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I have been enjoying this banter about fiduciary capacity in the real estate transaction as it related to lending. Clearly, this has been a fun "academic discussion" for me today and probably a pain in the patootie for many other posters in the Active Rain Real Estate Community.
A brief history: Lenn Harley wrote a nice blog yesterday about The Evil Press. Normally, I would agree with Lenn that members the press are drama seekers with a lack of imagination and an inflated sense of self-importance. Actually, I retain the opinion about the press. In this instance, Lenn paraphrased an article about suggestions from a member of the press to steer clear of Realtor referred lenders. I disagreed with her as you will see by my first comment.
I guess Lenn and I both slept on the thought because we simultaneously published blogs this morning about our positions. Hers was more successful and received a gold star and numerous comments; mine was not. Comments included suggestions: (1) that I may be bitter because I am not on Realtor's preferred lists, (2) Realtors are the best positioned to provide such referrals (over the buyer's primary financial advisor), (3) and even a suggestion that the buyers don't have a primary financial advisor so the Realtor MUST assume that role in a vacuum.
The point of my blog was that Realtors overstep their boundaries when acting as a sub-agent to a particular lender. Referring to a "preferred" lender they potentially breach their fiduciary capacity. A Realtor's interest is primarily to the transaction, as is evidenced by the comments from Realtors in Lenn's subsequent post. I believed that to be a breach of fiduciary duty. After careful consideration, I am publicly capitulating to the thought that the Realtor should accept the role as a primary financial advisor as their fiduciary responsibilty.
Do you want to know why?
Loan Originators have absolutely no fiduciary responsibilty to a borrower other than we should make loans that are consistent with published guidleines. The only responsibilty we owe is to our employers to make money and the lenders to prepare a complete an accurate loan package. Now this will most likely upset my good lending friends here on Active Rain. I hope I don't do that because I think there are some darn sharp lenders here. Lenders who have advanced loan advisory to be a complete financial planning process. I agree with them in principle. However, and this is a big HOWEVER....Direct lenders owe the borrower nothing. Mortgage brokers establish that we have no fiduciary responsibilty in the "Mortgage Loan Origination Agreement" as published by the National Association of Mortgage Brokers.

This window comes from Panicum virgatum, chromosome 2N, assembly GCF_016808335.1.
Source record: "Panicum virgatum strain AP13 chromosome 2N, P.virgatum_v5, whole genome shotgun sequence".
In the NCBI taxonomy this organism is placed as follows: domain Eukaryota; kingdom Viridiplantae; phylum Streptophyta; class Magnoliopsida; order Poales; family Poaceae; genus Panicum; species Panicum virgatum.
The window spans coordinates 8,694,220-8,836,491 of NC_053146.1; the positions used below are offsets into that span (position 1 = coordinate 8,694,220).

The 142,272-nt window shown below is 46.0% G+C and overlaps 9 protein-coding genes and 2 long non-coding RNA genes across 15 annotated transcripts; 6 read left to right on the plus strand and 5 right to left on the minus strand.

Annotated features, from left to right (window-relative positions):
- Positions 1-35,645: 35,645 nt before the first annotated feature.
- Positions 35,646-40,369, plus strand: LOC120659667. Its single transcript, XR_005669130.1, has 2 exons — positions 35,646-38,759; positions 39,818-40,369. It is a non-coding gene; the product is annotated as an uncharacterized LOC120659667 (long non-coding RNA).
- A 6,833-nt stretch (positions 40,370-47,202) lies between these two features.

Could a form be created that establishes a fiduciary capacity for mortgage brokers? Of course. Jack Guttentag, sometimes referred to as the "Mortgage Professor" of the Wharton School at the University of Pennsylvania created the idea of mortgage brokers as a fiduciary agent. His "Upfront Mortgage Brokers Agreement" defines a fee for brokerage services and puts the borrower and mortgage broker on the same side of the transaction. Gone is the double dealing the mortgage cartel is famous for. Fortunately, The Mortgage Profesor explains to the consumer that a four figure fee is not uncommon for arranging a loan.
I am grateful for the blogs here because it provides us a tremendous opportunity to engage in academic discussions to better our service offerings. I have known about the Upfront Mortgage Brokerage Arrangement since The Mortgage Professor created it in 2002 and liked the idea of establishing a fiduciary agency to shop for the best loan for my borrower. I believed then that it would eliminate the "double applications" that are so prevalent in our industry and increase my stature as a professional in Realtors' eyes.
If a Realtor were referring to an Upfront Mortgage Broker, they could make referrals based solely on fee comparisons and be assured that the mortgage broker was working in the buyer's best interest. My Realtors told me that it would be too confusing; they liked things the way that they are. Oh well, it's 4 years later so maybe we can get that fiduciary duty off of your back and onto mine.
My shoulders are broad enough.
Brian Brady is a NOT an Upfront Mortgage Broker ...yet. He can be reached at (858)-699-4590
Disclaimer: ActiveRain Corp. does not necessarily endorse the real estate agents, loan officers and brokers listed on this site. These real estate profiles, blogs and blog entries are provided here as a courtesy to our visitors to help them make an informed decision when buying or selling a house. ActiveRain Corp. takes no responsibility for the content in these profiles, that are written by the members of this community.